in Annals of Internal Medicine (2007), 146(1), 74-74

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See detailAn estimated glomerular filtration rate equation for the full age spectrum
Pottel, H; Hoste, L; Dubourg, L et al

in Nephrology Dialysis Transplantation (2016), 31(5), 798-806

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See detailEstimated heterogeneity of phenotypic variance of test-day yield with a structural variance model
Gengler, Nicolas ULg; Wiggans, George; Gillon, Alain ULg

in Journal of Dairy Science (2004), 87

First-lactation test-day milk, fat, and protein yields from New York, Wisconsin, and California herds from 1990 through 2000 were adjusted additively for age and lactation stage. A random regression model ... [more ▼]

First-lactation test-day milk, fat, and protein yields from New York, Wisconsin, and California herds from 1990 through 2000 were adjusted additively for age and lactation stage. A random regression model with thirdorder Legendre polynomials for permanent environmental and genetic effects was used. The model included a random effect with the same polynomial regressions for 2 yr of calvings within herd (herd-time effect) to provide herd-specific lactation curves that can change every 2 yr. (Co)variance components were estimated using expectation-maximization REML simultaneously with phenotypic variances that were modeled using a structural variance model. Maximum heritability for test-day milk yield was estimated to be ∼20% around 200 to 250 d in milk; heritabilities were slightly lower for test-day fat and protein yields. Herd-time effects explained 12 to 20% of phenotypic variance and had the greatest impact at start of lactation. Variances of test-day yields increased with time, subclass size, and milking frequency. Test month had limited influence on variance. Variance increased for cows in herds with low and high milk yields and for early and late lactation stages. Repeatabilities of variances observed for a given class of herd, test-day, and milking frequency were 14 to 17% across nested variance subclasses based on lactation stage. [less ▲]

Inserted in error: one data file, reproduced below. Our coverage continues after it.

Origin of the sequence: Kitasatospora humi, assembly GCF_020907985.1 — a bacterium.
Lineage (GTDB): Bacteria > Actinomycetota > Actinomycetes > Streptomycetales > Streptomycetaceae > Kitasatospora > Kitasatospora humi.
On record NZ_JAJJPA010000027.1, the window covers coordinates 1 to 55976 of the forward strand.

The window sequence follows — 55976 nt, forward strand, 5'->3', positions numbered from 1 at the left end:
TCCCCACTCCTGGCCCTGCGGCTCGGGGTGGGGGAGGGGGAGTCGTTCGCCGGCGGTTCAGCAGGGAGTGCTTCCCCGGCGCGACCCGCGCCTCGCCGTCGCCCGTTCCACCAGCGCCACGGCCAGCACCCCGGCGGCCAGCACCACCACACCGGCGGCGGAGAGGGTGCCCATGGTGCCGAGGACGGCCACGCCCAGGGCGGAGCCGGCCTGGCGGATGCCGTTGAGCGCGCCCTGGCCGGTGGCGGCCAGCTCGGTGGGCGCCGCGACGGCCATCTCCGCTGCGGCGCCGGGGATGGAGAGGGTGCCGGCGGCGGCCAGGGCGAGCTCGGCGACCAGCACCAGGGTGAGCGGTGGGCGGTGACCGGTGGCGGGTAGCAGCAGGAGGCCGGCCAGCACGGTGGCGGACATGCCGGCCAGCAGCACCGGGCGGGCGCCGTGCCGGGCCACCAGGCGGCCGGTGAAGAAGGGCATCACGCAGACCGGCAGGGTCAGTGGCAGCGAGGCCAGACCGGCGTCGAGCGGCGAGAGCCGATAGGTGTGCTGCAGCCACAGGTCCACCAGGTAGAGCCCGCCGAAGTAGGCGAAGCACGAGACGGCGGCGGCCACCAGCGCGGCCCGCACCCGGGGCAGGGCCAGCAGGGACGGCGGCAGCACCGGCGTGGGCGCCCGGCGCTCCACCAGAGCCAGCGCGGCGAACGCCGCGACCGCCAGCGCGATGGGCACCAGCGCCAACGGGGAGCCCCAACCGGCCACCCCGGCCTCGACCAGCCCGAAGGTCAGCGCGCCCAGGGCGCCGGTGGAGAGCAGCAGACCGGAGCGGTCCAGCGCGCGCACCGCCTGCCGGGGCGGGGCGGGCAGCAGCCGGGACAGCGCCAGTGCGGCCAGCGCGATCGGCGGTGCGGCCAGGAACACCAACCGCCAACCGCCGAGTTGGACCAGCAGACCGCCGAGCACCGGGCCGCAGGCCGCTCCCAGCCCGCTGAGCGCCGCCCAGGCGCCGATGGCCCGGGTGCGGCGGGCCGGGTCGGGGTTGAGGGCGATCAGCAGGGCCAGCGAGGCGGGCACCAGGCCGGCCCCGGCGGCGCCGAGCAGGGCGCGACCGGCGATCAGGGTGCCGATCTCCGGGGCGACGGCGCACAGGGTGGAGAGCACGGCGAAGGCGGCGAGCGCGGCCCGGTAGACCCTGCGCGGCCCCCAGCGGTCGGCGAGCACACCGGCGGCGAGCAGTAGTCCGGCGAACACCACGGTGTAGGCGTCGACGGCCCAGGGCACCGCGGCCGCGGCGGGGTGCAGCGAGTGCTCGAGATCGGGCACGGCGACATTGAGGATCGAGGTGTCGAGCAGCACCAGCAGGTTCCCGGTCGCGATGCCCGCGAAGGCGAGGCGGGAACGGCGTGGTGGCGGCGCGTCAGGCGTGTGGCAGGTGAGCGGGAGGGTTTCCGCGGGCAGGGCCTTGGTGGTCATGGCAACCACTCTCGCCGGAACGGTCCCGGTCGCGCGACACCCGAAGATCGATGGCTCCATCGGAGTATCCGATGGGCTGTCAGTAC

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See detailEstimated Subglottic Pressure Evaluation According to Vocal Pathology. Study on 418 Patients
Morsomme, Dominique ULg; Chareix, Hélène; FINCK, Camille ULg et al

Conference (2014, May 31)

Estimated subglottic pressure (ESGP) is part of the aerodynamic measurements included in the vocal profile. It is an indication of vocal effort and can guide the therapist in his clinical approach. We aim ... [more ▼]